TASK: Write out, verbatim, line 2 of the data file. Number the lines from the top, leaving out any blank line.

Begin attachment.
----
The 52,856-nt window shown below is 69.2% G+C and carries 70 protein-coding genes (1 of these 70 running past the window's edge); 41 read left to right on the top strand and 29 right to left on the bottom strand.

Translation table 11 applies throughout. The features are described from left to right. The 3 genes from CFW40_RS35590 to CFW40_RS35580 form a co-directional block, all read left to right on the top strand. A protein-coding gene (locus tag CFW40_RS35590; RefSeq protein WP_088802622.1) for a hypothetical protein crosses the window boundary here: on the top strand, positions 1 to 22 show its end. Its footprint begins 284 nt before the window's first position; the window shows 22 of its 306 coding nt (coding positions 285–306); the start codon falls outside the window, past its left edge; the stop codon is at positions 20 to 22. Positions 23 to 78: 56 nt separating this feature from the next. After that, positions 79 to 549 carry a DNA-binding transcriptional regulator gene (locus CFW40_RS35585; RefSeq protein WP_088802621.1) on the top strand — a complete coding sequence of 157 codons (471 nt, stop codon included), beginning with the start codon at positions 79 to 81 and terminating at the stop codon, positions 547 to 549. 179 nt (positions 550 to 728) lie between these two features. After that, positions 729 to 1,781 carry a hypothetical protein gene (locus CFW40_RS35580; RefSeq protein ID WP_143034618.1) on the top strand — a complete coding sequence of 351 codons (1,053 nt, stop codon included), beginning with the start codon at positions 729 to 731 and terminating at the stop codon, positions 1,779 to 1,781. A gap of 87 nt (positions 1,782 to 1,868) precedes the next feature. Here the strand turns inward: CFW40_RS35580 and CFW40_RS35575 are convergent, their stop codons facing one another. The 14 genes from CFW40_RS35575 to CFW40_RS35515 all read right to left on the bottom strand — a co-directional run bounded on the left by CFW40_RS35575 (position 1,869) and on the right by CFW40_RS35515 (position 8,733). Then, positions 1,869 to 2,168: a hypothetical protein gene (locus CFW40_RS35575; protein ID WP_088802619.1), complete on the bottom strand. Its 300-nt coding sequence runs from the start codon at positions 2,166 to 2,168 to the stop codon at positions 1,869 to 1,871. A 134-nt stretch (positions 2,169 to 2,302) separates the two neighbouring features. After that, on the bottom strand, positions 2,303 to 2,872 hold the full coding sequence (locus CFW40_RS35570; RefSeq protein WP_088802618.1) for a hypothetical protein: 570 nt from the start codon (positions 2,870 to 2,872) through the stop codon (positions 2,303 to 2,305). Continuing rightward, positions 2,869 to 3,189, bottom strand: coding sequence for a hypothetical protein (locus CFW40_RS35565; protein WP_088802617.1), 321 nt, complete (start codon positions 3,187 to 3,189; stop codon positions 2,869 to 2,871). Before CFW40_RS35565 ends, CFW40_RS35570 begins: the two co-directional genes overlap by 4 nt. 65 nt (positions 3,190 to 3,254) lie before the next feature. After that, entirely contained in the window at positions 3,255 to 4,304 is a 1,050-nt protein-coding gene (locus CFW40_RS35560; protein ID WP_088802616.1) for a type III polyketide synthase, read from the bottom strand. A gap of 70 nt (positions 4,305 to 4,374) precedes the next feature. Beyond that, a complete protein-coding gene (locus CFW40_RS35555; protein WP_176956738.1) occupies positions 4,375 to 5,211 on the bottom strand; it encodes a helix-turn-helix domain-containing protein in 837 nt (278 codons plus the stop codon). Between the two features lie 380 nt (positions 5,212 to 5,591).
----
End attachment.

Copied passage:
Translation table 11 applies throughout. The features are described from left to right. The 3 genes from CFW40_RS35590 to CFW40_RS35580 form a co-directional block, all read left to right on the top strand. A protein-coding gene (locus tag CFW40_RS35590; RefSeq protein WP_088802622.1) for a hypothetical protein crosses the window boundary here: on the top strand, positions 1 to 22 show its end. Its footprint begins 284 nt before the window's first position; the window shows 22 of its 306 coding nt (coding positions 285–306); the start codon falls outside the window, past its left edge; the stop codon is at positions 20 to 22. Positions 23 to 78: 56 nt separating this feature from the next. After that, positions 79 to 549 carry a DNA-binding transcriptional regulator gene (locus CFW40_RS35585; RefSeq protein WP_088802621.1) on the top strand — a complete coding sequence of 157 codons (471 nt, stop codon included), beginning with the start codon at positions 79 to 81 and terminating at the stop codon, positions 547 to 549. 179 nt (positions 550 to 728) lie between these two features. After that, positions 729 to 1,781 carry a hypothetical protein gene (locus CFW40_RS35580; RefSeq protein ID WP_143034618.1) on the top strand — a complete coding sequence of 351 codons (1,053 nt, stop codon included), beginning with the start codon at positions 729 to 731 and terminating at the stop codon, positions 1,779 to 1,781. A gap of 87 nt (positions 1,782 to 1,868) precedes the next feature. Here the strand turns inward: CFW40_RS35580 and CFW40_RS35575 are convergent, their stop codons facing one another. The 14 genes from CFW40_RS35575 to CFW40_RS35515 all read right to left on the bottom strand — a co-directional run bounded on the left by CFW40_RS35575 (position 1,869) and on the right by CFW40_RS35515 (position 8,733). Then, positions 1,869 to 2,168: a hypothetical protein gene (locus CFW40_RS35575; protein ID WP_088802619.1), complete on the bottom strand. Its 300-nt coding sequence runs from the start codon at positions 2,166 to 2,168 to the stop codon at positions 1,869 to 1,871. A 134-nt stretch (positions 2,169 to 2,302) separates the two neighbouring features. After that, on the bottom strand, positions 2,303 to 2,872 hold the full coding sequence (locus CFW40_RS35570; RefSeq protein WP_088802618.1) for a hypothetical protein: 570 nt from the start codon (positions 2,870 to 2,872) through the stop codon (positions 2,303 to 2,305). Continuing rightward, positions 2,869 to 3,189, bottom strand: coding sequence for a hypothetical protein (locus CFW40_RS35565; protein WP_088802617.1), 321 nt, complete (start codon positions 3,187 to 3,189; stop codon positions 2,869 to 2,871). Before CFW40_RS35565 ends, CFW40_RS35570 begins: the two co-directional genes overlap by 4 nt. 65 nt (positions 3,190 to 3,254) lie before the next feature. After that, entirely contained in the window at positions 3,255 to 4,304 is a 1,050-nt protein-coding gene (locus CFW40_RS35560; protein ID WP_088802616.1) for a type III polyketide synthase, read from the bottom strand. A gap of 70 nt (positions 4,305 to 4,374) precedes the next feature. Beyond that, a complete protein-coding gene (locus CFW40_RS35555; protein WP_176956738.1) occupies positions 4,375 to 5,211 on the bottom strand; it encodes a helix-turn-helix domain-containing protein in 837 nt (278 codons plus the stop codon). Between the two features lie 380 nt (positions 5,212 to 5,591).